Barring a massive Russian breakthrough, Ukraine is likely to maintain a favorable exchange ratio. Ukraine’s smaller tank fleet remains largely intact while Russia’s far larger force has suffered catastrophic damage.

How long can Russia sustain tank losses?

Continued high rates of attrition will become unsustainable for Russia:

  • If Ukraine’s claims of over 1500 tank losses are accurate, Russia has lost over 50% of committed forces.
  • Even at lower estimates of 500-1000 lost, Russia is rapidly depleting its modern tank strength.
  • Western estimates indicate Russia has committed over 80% of its usable tank fleet to Ukraine.
  • Ongoing losses of 100-200 tanks per month would exhaust many remaining units.
  • Surviving Russian crews will suffer from lowered morale as losses mount.

Russia cannot sustain this pace of tank losses indefinitely. The Kremlin faces hard choices on reinforcing a stalled campaign at heavy cost, or accepting failure of its objectives.

Could Ukraine win the tank war?

Ukraine has a path to exhaust and surpass Russia’s usable tank strength:

  • If Western aid continues, Ukraine can maintain access to advanced anti-tank missiles.
  • Creative ambush tactics can inflict disproportionate losses on Russian armor.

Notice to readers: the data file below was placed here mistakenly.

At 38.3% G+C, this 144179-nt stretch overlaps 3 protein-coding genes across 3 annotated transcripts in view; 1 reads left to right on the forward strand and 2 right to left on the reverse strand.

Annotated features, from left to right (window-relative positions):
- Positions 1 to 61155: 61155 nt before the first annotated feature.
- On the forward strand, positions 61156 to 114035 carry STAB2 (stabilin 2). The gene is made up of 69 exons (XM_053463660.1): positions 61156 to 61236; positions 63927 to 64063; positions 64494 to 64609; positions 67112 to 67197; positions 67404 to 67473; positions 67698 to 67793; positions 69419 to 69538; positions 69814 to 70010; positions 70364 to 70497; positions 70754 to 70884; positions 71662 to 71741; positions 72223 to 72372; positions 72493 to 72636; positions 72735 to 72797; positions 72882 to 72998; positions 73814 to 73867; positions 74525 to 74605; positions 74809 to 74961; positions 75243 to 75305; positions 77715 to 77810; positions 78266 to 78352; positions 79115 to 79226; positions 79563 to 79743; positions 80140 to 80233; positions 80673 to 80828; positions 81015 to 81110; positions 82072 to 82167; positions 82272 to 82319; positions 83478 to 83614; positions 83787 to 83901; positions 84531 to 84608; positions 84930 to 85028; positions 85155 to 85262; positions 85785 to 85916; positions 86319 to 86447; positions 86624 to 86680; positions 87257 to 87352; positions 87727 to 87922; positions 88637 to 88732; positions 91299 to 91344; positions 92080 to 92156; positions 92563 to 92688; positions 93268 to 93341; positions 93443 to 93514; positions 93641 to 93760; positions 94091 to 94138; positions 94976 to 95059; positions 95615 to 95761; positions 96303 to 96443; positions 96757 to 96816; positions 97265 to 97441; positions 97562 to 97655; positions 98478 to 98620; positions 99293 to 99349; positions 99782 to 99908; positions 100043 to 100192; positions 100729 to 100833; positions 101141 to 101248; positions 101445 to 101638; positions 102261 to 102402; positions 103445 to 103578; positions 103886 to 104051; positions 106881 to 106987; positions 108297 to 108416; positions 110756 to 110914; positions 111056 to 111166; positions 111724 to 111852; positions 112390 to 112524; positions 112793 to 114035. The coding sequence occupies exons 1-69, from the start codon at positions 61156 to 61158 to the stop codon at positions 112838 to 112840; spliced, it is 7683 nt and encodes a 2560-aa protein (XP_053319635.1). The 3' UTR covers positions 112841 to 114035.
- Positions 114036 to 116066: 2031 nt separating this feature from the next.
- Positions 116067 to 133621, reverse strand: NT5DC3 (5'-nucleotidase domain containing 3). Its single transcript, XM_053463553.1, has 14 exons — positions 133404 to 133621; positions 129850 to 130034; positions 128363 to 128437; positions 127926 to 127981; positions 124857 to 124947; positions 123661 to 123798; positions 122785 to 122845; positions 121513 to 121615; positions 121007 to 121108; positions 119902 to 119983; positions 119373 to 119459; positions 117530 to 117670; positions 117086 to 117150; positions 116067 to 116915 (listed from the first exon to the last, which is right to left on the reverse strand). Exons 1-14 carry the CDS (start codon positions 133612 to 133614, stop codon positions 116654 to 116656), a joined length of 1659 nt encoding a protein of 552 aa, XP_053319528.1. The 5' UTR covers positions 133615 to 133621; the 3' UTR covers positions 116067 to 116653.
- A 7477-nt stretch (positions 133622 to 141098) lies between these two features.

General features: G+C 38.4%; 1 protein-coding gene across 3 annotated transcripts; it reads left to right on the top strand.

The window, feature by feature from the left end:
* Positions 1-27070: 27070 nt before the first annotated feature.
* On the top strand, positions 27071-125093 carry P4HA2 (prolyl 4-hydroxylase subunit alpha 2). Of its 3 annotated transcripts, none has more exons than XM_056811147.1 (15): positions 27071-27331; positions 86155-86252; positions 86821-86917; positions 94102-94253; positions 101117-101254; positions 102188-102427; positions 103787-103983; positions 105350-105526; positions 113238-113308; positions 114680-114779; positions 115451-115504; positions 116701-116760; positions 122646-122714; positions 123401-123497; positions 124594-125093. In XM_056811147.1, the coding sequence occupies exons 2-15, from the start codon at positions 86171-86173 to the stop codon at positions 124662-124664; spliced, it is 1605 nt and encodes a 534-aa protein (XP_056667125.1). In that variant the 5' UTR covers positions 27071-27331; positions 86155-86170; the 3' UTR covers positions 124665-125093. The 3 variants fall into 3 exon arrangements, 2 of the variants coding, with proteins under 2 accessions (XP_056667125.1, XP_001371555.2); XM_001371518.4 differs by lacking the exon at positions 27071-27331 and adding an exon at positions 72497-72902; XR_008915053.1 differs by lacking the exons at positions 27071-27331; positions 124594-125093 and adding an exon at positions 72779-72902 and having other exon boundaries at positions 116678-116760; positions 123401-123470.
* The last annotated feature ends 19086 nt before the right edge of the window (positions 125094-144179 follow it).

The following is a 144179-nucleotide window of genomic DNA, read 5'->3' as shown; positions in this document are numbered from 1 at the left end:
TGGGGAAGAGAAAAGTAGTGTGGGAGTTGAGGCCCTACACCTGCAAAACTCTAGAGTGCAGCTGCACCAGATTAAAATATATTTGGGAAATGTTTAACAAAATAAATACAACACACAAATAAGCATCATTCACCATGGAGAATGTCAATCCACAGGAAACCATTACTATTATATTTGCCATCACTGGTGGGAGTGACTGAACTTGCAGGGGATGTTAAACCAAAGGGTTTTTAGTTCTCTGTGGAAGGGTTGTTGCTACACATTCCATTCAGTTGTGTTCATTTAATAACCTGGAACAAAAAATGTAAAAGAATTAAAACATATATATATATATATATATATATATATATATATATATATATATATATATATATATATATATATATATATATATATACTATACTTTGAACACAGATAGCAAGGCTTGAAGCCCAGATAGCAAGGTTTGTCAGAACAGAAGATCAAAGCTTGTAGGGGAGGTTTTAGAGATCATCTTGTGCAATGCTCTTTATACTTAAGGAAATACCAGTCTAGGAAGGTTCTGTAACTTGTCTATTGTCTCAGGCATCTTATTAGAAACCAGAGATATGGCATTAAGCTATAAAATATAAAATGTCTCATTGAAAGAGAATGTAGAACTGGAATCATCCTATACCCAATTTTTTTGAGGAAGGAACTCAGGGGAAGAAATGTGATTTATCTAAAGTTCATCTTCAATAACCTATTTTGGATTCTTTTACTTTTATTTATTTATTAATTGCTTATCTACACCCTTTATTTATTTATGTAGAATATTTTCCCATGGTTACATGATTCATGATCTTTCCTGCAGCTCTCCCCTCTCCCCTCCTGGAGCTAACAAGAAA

• Ukraine is motivated to defend its homeland, while Russia’s will to fight may wane.
  • Captured Russian tanks expand Ukraine’s fleet for counteroffensives.
  • Sanctions limit Russia’s ability to replace tank losses long-term.

With sustained Western support, Ukraine has demonstrated the ability to destroy Russian armor at a pace Moscow cannot sustain. Ukraine has the potential to grind down Russia’s tank fleet and reclaim the initiative.


By any estimate, Russia has suffered extraordinary tank losses in Ukraine numbering in the hundreds or thousands. This has significantly eroded Russia’s advantage in armored firepower and represents a major setback to its invasion. While the precise number of tanks destroyed remains uncertain, Russia is losing modern tanks at an unsustainable rate. With the Kremlin unable to replace these losses, the “tank war” in Ukraine increasingly favors Ukraine’s defenders. Continued provision of advanced anti-tank weapons by Ukraine’s supporters could allow Kyiv to exhaust Russia’s strength advantage. Creative tactics and high morale also give Ukrainian crews an edge on the battlefield that could eventually allow them to win the battle for tanks in this conflict.

Leave a Comment